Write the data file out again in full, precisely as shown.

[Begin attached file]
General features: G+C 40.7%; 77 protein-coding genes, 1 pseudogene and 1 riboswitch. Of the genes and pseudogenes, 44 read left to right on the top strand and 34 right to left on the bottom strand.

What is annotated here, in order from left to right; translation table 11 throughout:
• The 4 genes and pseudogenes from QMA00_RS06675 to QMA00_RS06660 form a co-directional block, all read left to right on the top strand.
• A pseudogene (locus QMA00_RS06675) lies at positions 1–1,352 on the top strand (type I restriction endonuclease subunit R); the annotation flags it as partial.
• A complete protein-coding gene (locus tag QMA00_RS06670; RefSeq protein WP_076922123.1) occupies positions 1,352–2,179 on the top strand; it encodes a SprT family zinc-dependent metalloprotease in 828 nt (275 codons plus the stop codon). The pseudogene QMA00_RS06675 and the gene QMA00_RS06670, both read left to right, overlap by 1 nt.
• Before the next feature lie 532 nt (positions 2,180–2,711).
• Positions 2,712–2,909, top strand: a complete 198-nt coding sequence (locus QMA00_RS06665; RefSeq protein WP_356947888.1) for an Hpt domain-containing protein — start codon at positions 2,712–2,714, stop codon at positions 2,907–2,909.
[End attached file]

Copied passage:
General features: G+C 40.7%; 77 protein-coding genes, 1 pseudogene and 1 riboswitch. Of the genes and pseudogenes, 44 read left to right on the top strand and 34 right to left on the bottom strand.

What is annotated here, in order from left to right; translation table 11 throughout:
• The 4 genes and pseudogenes from QMA00_RS06675 to QMA00_RS06660 form a co-directional block, all read left to right on the top strand.
• A pseudogene (locus QMA00_RS06675) lies at positions 1–1,352 on the top strand (type I restriction endonuclease subunit R); the annotation flags it as partial.
• A complete protein-coding gene (locus tag QMA00_RS06670; RefSeq protein WP_076922123.1) occupies positions 1,352–2,179 on the top strand; it encodes a SprT family zinc-dependent metalloprotease in 828 nt (275 codons plus the stop codon). The pseudogene QMA00_RS06675 and the gene QMA00_RS06670, both read left to right, overlap by 1 nt.
• Before the next feature lie 532 nt (positions 2,180–2,711).
• Positions 2,712–2,909, top strand: a complete 198-nt coding sequence (locus QMA00_RS06665; RefSeq protein WP_356947888.1) for an Hpt domain-containing protein — start codon at positions 2,712–2,714, stop codon at positions 2,907–2,909.